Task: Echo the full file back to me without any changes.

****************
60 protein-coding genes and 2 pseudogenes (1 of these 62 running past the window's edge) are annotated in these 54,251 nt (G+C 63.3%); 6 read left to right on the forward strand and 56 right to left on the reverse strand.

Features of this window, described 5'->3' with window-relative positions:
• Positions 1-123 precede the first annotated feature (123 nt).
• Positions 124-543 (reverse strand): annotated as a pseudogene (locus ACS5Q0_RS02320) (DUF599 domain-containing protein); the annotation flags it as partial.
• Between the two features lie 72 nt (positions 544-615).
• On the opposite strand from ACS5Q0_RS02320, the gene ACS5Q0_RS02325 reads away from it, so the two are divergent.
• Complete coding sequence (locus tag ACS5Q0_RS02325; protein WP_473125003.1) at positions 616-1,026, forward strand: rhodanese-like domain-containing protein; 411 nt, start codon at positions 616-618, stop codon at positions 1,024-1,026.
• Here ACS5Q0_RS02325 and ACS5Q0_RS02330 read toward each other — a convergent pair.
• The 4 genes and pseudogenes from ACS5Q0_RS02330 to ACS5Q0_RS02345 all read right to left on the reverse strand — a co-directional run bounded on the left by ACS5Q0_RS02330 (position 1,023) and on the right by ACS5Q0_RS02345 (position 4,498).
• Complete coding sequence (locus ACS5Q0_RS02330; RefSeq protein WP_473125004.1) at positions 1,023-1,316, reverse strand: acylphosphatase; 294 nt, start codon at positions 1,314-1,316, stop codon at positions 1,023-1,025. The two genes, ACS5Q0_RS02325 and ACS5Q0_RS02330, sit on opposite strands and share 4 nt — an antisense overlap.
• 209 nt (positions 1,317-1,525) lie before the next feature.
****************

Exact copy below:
60 protein-coding genes and 2 pseudogenes (1 of these 62 running past the window's edge) are annotated in these 54,251 nt (G+C 63.3%); 6 read left to right on the forward strand and 56 right to left on the reverse strand.

Features of this window, described 5'->3' with window-relative positions:
• Positions 1-123 precede the first annotated feature (123 nt).
• Positions 124-543 (reverse strand): annotated as a pseudogene (locus ACS5Q0_RS02320) (DUF599 domain-containing protein); the annotation flags it as partial.
• Between the two features lie 72 nt (positions 544-615).
• On the opposite strand from ACS5Q0_RS02320, the gene ACS5Q0_RS02325 reads away from it, so the two are divergent.
• Complete coding sequence (locus tag ACS5Q0_RS02325; protein WP_473125003.1) at positions 616-1,026, forward strand: rhodanese-like domain-containing protein; 411 nt, start codon at positions 616-618, stop codon at positions 1,024-1,026.
• Here ACS5Q0_RS02325 and ACS5Q0_RS02330 read toward each other — a convergent pair.
• The 4 genes and pseudogenes from ACS5Q0_RS02330 to ACS5Q0_RS02345 all read right to left on the reverse strand — a co-directional run bounded on the left by ACS5Q0_RS02330 (position 1,023) and on the right by ACS5Q0_RS02345 (position 4,498).
• Complete coding sequence (locus ACS5Q0_RS02330; RefSeq protein WP_473125004.1) at positions 1,023-1,316, reverse strand: acylphosphatase; 294 nt, start codon at positions 1,314-1,316, stop codon at positions 1,023-1,025. The two genes, ACS5Q0_RS02325 and ACS5Q0_RS02330, sit on opposite strands and share 4 nt — an antisense overlap.
• 209 nt (positions 1,317-1,525) lie before the next feature.